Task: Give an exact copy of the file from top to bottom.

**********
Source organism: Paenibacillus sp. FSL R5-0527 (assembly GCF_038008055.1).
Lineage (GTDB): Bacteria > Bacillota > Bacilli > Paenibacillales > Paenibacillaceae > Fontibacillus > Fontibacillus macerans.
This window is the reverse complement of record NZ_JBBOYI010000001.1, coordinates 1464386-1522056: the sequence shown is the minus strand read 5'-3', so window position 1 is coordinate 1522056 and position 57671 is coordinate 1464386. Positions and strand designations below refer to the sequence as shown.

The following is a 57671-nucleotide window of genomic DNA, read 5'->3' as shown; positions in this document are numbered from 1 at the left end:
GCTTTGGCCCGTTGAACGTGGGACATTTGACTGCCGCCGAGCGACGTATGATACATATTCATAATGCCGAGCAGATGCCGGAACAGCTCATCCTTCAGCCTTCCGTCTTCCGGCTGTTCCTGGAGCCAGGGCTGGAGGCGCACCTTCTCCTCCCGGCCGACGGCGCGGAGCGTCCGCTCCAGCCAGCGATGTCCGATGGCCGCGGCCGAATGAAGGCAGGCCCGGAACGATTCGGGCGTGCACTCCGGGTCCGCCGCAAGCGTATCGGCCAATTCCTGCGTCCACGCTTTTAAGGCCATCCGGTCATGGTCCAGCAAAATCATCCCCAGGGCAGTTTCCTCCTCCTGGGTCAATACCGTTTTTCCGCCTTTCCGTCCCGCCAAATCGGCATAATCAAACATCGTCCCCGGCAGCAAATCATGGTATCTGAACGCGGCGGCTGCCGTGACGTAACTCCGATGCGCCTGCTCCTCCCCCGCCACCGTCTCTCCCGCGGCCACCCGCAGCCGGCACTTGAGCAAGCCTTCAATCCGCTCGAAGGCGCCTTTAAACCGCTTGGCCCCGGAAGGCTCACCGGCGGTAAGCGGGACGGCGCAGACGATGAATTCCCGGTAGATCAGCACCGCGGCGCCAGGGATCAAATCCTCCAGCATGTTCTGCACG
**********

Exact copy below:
Source organism: Paenibacillus sp. FSL R5-0527 (assembly GCF_038008055.1).
Lineage (GTDB): Bacteria > Bacillota > Bacilli > Paenibacillales > Paenibacillaceae > Fontibacillus > Fontibacillus macerans.
This window is the reverse complement of record NZ_JBBOYI010000001.1, coordinates 1464386-1522056: the sequence shown is the minus strand read 5'-3', so window position 1 is coordinate 1522056 and position 57671 is coordinate 1464386. Positions and strand designations below refer to the sequence as shown.

The following is a 57671-nucleotide window of genomic DNA, read 5'->3' as shown; positions in this document are numbered from 1 at the left end:
GCTTTGGCCCGTTGAACGTGGGACATTTGACTGCCGCCGAGCGACGTATGATACATATTCATAATGCCGAGCAGATGCCGGAACAGCTCATCCTTCAGCCTTCCGTCTTCCGGCTGTTCCTGGAGCCAGGGCTGGAGGCGCACCTTCTCCTCCCGGCCGACGGCGCGGAGCGTCCGCTCCAGCCAGCGATGTCCGATGGCCGCGGCCGAATGAAGGCAGGCCCGGAACGATTCGGGCGTGCACTCCGGGTCCGCCGCAAGCGTATCGGCCAATTCCTGCGTCCACGCTTTTAAGGCCATCCGGTCATGGTCCAGCAAAATCATCCCCAGGGCAGTTTCCTCCTCCTGGGTCAATACCGTTTTTCCGCCTTTCCGTCCCGCCAAATCGGCATAATCAAACATCGTCCCCGGCAGCAAATCATGGTATCTGAACGCGGCGGCTGCCGTGACGTAACTCCGATGCGCCTGCTCCTCCCCCGCCACCGTCTCTCCCGCGGCCACCCGCAGCCGGCACTTGAGCAAGCCTTCAATCCGCTCGAAGGCGCCTTTAAACCGCTTGGCCCCGGAAGGCTCACCGGCGGTAAGCGGGACGGCGCAGACGATGAATTCCCGGTAGATCAGCACCGCGGCGCCAGGGATCAAATCCTCCAGCATGTTCTGCACG